I titled an earlier post “We are so desperate to connect with others that we will risk our own lives and those around us to exchange 140 characters while driving.” (which the observant reader will have noticed is 136 characters).

If texting while driving is an indication of hunger for connection, driven by stress-induced mind/body imbalance, then we should expect stress management techniques to reduce the urge to text at inappropriate times. Sure enough, a study of 231 undergraduates at at Simmons College showed that those who scored higher on a mindfulness scale were less inclined to text while driving.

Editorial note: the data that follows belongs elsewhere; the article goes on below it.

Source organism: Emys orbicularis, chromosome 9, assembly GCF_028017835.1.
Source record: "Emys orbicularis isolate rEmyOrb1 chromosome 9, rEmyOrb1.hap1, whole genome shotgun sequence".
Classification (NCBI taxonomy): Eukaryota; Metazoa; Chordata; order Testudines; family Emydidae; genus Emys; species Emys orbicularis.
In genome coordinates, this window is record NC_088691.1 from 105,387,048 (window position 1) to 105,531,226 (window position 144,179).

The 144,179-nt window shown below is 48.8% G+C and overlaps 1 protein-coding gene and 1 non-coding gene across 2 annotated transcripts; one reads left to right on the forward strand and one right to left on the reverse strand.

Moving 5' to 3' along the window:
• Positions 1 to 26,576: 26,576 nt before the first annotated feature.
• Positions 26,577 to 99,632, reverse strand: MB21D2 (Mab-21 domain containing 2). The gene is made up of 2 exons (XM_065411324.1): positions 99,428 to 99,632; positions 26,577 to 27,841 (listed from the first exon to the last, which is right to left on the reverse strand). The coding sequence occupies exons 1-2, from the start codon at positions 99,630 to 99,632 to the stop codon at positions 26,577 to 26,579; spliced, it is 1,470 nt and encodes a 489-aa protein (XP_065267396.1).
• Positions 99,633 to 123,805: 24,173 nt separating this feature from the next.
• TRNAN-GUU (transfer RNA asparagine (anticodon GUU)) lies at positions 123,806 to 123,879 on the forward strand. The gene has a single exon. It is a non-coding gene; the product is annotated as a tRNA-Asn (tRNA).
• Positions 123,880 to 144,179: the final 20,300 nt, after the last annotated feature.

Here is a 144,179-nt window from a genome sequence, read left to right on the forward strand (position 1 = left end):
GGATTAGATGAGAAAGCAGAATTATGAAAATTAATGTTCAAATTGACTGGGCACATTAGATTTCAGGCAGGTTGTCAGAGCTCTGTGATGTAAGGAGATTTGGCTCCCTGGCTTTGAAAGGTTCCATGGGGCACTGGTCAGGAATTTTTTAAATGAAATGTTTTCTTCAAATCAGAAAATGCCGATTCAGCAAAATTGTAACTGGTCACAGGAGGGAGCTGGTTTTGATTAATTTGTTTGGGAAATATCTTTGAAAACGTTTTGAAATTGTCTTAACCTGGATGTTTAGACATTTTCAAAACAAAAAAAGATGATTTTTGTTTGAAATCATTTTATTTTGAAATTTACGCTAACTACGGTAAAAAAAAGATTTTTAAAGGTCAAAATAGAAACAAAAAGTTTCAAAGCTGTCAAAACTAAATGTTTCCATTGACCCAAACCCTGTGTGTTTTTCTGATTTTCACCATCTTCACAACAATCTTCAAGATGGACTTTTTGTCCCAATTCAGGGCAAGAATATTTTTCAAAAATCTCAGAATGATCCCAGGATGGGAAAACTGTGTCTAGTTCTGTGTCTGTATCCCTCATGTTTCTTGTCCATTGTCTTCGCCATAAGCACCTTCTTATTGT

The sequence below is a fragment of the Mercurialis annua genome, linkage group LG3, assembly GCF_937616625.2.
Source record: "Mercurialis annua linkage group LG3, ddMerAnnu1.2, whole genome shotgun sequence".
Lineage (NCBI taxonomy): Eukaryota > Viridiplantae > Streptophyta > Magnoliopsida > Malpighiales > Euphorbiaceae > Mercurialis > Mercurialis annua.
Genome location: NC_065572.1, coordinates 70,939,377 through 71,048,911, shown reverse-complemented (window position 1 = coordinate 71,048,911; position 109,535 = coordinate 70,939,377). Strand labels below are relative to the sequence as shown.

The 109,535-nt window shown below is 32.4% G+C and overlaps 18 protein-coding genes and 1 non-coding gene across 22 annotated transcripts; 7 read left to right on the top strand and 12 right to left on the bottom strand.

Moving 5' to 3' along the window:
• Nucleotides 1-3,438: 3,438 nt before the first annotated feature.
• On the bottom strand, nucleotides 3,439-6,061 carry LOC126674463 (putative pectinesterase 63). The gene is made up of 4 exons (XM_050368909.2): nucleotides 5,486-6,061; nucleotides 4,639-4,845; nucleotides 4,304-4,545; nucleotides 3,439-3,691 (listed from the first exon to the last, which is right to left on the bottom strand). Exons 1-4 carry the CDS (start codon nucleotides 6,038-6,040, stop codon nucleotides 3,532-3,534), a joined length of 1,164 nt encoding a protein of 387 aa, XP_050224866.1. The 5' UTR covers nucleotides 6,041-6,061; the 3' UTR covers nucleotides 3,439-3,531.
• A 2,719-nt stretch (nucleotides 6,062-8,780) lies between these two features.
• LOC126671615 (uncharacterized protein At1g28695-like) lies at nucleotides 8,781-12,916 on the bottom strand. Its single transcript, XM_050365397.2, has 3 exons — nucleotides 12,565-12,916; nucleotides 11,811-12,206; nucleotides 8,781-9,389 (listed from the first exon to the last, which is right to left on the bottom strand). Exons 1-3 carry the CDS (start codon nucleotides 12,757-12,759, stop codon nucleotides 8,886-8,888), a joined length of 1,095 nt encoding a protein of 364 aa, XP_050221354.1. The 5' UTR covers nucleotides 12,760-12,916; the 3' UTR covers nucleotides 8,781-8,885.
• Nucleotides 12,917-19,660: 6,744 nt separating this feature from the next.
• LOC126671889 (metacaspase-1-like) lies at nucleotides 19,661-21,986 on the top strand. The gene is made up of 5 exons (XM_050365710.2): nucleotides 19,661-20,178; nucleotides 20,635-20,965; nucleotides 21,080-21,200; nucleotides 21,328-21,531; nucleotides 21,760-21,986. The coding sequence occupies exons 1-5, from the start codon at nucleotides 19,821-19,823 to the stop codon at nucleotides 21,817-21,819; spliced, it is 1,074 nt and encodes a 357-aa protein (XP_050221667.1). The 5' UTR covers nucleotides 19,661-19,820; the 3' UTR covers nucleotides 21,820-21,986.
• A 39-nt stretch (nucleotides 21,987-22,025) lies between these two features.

However, to be fair to the researchers, they didn’t see the problem entirely as one of disconnectedness. Their focus was on self-regulation of emotions and attention, which mindfulness has been shown to improve. However, two of the study’s three emotion-regulation questions were clearly relational:

  • “When I am feeling upset, I send or read text messages to distract myself.”
  • “If I am bored or annoyed with the people I am with, I will text someone else.”

Another study, which looked at the social influence on texting while driving among teens and young adults, found that “the more a person believes that their friends and peers approve of and engage in texting while driving, the greater their intention to engage in these behaviours .” Social pressure matters. And so do values, the same study concluded – those who believed it is morally wrong to text while driving are less likely to do so – and the moral influence against texting seemed to be stronger than the social one in favor.